Snowy Evening

The time has come for the daily post and I cannot, for the life of me, think of something to write.  Shocking, I know.  There’s so much I could write about but it somehow doesn’t seem all that important.  I could tell you about my day, and about the GRE I took or how I drove to Springfield to clean our church building and serve at liturgy, but I’ve been doing that a lot and I think you might be tired of it.  I could pontificate on some topic either sacred or profane, but I’ve been doing a lot of that lately, too.  What does a blogger do in such a situation?  I really don’t know.

Ah, perhaps I have it.

Whose woods these are I think I know.
His house is in the village though;
He will not see me stopping here
To watch his woods fill up with snow.

My little horse must think it queer
To stop without a farmhouse near
Between the woods and frozen lake
The darkest evening of the year.

He gives his harness bells a shake
To ask if there is some mistake.
The only other sound’s the sweep
Of easy wind and downy flake.

The woods are lovely, dark and deep.
But I have promises to keep,
And miles to go before I sleep,
And miles to go before I sleep.
-Robert Frost

I first discovered this poem in a class I was taking a few years ago and it has always remained one of my favorites by Frost, indeed, by any poet.  Those of you who have taken the standard undergraduate English Lit course have probably come across this one as well, and have heard the many interpretations.  The most usual interpretation is that the man is contemplating his own death, the woods being a metaphor for the afterlife.  If this was what Frost had in mind that’s all right by me, but personally it has a different meaning for me.  This is the wonderful thing about poetry, it means different things to different people.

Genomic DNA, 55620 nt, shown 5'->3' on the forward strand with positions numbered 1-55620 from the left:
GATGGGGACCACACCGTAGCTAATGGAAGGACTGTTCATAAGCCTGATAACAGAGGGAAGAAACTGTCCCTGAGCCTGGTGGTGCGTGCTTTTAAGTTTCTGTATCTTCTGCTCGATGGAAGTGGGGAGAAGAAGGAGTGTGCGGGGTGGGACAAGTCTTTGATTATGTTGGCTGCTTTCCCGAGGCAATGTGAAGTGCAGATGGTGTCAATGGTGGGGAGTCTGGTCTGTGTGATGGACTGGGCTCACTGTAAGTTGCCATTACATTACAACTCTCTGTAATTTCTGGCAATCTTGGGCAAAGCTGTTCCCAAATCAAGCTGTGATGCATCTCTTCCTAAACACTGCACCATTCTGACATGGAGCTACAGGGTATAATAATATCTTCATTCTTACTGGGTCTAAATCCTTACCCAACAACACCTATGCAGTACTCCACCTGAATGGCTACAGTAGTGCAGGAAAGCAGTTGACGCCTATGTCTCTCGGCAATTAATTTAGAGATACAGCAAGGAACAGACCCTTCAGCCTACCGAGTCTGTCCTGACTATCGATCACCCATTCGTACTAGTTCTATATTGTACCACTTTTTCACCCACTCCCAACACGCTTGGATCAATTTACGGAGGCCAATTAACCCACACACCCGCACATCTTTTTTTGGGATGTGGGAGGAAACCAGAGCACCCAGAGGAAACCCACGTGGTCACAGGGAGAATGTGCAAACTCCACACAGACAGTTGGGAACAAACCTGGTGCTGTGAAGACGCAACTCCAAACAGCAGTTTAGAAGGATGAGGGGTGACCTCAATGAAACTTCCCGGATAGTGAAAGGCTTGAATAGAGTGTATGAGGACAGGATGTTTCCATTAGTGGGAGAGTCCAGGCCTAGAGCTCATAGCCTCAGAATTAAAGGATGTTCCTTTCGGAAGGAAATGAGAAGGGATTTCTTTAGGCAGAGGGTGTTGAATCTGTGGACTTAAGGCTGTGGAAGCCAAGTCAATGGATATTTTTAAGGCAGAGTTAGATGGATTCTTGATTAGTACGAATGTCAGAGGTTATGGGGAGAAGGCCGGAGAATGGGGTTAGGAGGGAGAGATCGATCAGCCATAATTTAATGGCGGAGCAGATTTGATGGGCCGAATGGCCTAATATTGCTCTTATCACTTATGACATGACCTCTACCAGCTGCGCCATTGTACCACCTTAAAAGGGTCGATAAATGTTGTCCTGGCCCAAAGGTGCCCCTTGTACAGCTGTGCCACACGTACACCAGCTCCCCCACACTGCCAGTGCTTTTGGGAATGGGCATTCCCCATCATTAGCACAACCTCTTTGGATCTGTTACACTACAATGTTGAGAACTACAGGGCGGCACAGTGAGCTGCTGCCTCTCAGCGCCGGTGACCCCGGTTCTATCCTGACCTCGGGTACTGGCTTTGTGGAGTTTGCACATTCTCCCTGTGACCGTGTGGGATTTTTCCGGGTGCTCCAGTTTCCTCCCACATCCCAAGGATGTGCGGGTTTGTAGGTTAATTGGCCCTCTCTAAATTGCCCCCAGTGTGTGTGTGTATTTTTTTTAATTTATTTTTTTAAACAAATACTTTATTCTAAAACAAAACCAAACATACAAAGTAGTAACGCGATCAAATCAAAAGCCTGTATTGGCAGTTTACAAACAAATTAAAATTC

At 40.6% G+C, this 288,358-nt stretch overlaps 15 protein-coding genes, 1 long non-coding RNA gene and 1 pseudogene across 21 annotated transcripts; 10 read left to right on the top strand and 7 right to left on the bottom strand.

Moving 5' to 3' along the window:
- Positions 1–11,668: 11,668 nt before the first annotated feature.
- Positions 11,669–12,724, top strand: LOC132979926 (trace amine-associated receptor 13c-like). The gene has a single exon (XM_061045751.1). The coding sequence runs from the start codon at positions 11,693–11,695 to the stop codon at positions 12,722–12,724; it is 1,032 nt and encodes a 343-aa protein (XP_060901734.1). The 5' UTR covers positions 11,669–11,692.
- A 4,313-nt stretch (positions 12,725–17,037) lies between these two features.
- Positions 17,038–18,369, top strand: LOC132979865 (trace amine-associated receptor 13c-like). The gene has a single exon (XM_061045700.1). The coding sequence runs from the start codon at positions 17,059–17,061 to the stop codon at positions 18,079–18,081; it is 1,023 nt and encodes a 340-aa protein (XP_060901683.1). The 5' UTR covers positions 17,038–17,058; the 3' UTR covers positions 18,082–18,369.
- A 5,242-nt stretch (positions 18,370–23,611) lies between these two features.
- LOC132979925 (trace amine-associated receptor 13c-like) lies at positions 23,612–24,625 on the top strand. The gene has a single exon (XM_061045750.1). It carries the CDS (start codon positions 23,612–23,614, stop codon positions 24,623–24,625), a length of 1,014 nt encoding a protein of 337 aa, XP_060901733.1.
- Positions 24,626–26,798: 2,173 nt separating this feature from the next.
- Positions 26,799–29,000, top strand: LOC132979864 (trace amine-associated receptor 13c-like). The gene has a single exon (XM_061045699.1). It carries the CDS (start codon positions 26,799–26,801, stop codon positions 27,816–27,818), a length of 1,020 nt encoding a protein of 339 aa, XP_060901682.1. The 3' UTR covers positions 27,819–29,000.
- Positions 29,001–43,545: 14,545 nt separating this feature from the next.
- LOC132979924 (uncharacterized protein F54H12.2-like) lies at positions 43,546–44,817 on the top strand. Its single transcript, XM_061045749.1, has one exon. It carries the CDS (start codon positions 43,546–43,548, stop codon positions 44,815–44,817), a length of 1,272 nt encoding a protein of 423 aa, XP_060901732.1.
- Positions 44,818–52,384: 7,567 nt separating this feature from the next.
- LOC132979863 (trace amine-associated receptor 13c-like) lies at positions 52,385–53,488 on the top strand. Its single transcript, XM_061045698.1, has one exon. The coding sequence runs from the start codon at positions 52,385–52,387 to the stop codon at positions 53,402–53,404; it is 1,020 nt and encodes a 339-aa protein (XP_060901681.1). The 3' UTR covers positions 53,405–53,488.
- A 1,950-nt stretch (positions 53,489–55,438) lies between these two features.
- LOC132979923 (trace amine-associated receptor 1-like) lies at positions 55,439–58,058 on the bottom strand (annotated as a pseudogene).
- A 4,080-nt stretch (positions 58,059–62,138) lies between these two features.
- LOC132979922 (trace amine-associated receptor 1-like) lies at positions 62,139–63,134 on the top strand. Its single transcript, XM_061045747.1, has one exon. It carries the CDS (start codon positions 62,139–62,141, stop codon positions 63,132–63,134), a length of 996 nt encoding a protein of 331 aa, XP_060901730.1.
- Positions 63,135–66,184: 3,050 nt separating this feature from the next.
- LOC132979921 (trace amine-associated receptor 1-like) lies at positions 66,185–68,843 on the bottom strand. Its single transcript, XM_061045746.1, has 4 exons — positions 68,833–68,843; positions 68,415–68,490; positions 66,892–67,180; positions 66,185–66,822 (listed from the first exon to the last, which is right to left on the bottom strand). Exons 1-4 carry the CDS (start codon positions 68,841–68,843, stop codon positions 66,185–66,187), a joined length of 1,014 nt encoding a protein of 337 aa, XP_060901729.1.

I cannot tell you how much I love the woods in winter.  It’s one of the things I miss most about our old house, the woods behind in winter were spectacular.  Just to walk in, to think, to feel the sting of the cold night air, hear the crunch of the snow, everything glowing with moonlight.  This is what Frost’s poem is for me.  The lovely dark woods, snow swirly gently, a recognition that the night will end and I must go home, even though I’d like nothing better than to stay and walk on.

Hm, all of this talk has gotten me writing on a pad of paper next to the computer, always a dangerous thing.  So now I’ll close with a little self-promotion, two short poems newly composed and equally bad.

Pine forests, river waters, mountains, and secluded valleys. The ocean calls to me, the plains swallow me up. The glades in winter, the glades in fall.  All of nature speaks peace.

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